Lost Hippocampal Control and When “Imagery Goes Wrong”

In addition to providing a neural-level explanation of the processes of imagery and retrieval in healthy memory, we can use the model to generate predictions about the way in which imagery can go wrong if the hippocampal provision of contextual support is lost or weakened. One example of when imagery can “go wrong” involves memory for traumatic events. Following the experience of trauma, memories for the episode can intrude into an individual's consciousness in the form of distressing sensory-bound images, as in PTSD. In this section, we extend the model and detail the way in which different representational systems for an event can be affected in different ways and, specifically, how down-regulation of the hippocampus within this model might contribute to involuntary retrieval of imagery. This view is consistent with the “dual representation” account of intrusive imagery development following a traumatic event (see Jacobs and Nadel, 1985; Brewin et al., 2010).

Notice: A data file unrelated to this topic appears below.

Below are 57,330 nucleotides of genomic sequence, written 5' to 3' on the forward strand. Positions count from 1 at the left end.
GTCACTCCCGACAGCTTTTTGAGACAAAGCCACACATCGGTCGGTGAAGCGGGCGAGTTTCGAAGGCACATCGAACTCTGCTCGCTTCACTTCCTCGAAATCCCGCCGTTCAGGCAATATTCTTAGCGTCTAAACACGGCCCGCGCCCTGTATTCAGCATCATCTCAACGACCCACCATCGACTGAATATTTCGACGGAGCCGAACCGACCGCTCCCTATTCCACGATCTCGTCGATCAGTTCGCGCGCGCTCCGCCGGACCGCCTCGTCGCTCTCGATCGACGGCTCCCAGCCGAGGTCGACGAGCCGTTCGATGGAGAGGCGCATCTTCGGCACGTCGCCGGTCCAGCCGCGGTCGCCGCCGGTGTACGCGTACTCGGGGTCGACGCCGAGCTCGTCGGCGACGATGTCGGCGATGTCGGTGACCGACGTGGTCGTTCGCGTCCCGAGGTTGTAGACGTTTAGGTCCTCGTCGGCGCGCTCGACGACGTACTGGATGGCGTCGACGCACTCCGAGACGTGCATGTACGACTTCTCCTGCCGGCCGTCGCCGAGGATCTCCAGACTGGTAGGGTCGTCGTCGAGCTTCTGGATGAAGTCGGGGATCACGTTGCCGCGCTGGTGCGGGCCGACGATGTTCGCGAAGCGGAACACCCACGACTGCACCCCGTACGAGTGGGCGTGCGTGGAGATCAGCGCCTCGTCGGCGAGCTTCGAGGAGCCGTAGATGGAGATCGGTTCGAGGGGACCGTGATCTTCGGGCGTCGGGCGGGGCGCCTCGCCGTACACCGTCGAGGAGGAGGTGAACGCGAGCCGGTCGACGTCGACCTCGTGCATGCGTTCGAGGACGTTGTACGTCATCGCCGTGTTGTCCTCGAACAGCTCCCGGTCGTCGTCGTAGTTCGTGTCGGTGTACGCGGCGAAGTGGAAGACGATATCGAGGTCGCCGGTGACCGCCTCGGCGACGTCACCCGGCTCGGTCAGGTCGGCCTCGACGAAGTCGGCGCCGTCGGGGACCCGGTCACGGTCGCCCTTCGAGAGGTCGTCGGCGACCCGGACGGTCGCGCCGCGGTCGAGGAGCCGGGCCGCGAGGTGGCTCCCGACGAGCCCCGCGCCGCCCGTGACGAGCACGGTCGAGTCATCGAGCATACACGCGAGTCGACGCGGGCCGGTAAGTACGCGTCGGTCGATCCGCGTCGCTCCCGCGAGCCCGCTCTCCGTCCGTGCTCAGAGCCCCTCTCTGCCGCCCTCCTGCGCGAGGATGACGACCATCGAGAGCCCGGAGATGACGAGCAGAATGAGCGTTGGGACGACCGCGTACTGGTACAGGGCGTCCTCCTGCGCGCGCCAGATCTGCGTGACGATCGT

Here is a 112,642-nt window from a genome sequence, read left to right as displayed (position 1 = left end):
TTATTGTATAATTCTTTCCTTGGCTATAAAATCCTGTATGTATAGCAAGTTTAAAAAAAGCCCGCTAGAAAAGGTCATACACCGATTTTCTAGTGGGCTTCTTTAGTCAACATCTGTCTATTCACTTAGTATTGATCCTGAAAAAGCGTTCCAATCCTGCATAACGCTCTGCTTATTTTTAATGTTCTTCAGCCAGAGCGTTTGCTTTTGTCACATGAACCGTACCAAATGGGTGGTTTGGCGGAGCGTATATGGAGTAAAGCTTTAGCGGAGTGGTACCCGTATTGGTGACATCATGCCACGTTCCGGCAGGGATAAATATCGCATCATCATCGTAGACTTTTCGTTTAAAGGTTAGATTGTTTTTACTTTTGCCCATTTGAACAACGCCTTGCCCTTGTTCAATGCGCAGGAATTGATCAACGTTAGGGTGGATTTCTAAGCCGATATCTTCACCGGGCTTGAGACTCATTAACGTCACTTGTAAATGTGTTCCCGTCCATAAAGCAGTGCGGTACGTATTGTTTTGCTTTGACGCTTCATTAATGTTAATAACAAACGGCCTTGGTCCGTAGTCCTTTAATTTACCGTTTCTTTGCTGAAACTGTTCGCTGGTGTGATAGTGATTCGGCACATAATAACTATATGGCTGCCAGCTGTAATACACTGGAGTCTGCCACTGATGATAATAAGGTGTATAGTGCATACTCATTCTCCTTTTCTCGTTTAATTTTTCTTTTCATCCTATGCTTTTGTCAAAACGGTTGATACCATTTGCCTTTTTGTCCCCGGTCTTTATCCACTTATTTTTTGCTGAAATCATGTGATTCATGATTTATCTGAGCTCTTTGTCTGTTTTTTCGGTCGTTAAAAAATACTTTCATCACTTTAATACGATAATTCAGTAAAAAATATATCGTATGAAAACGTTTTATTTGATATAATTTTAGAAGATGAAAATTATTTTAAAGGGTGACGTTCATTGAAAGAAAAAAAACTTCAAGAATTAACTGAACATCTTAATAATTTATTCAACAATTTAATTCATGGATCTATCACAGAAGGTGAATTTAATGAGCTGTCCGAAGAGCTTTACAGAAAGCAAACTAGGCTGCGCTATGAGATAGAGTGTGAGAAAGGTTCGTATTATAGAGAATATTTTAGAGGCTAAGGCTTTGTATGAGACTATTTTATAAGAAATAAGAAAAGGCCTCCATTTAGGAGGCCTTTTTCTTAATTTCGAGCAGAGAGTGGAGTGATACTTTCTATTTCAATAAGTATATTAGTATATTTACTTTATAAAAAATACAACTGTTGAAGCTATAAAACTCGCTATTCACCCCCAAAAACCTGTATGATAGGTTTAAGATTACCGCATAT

In the spirit of the dual representation account, the information in an event can be encoded in two different ways. As detailed above, long-term allocentric contextual representations (or “C-reps”) are encoded in the hippocampus and surrounding medial temporal lobe (Figure 3: green components). In addition, short-term egocentric representations of the sensory and affective aspects of an event are supported by a second system, including the amygdala, insula, and sensory association areas. These images, comprising central sensory/perceptual features of an experience provide a sensory-bound representation, or S-rep, of a scene that is dependent on the perceiver's viewpoint (Figure 3: red components).

FIGURE 3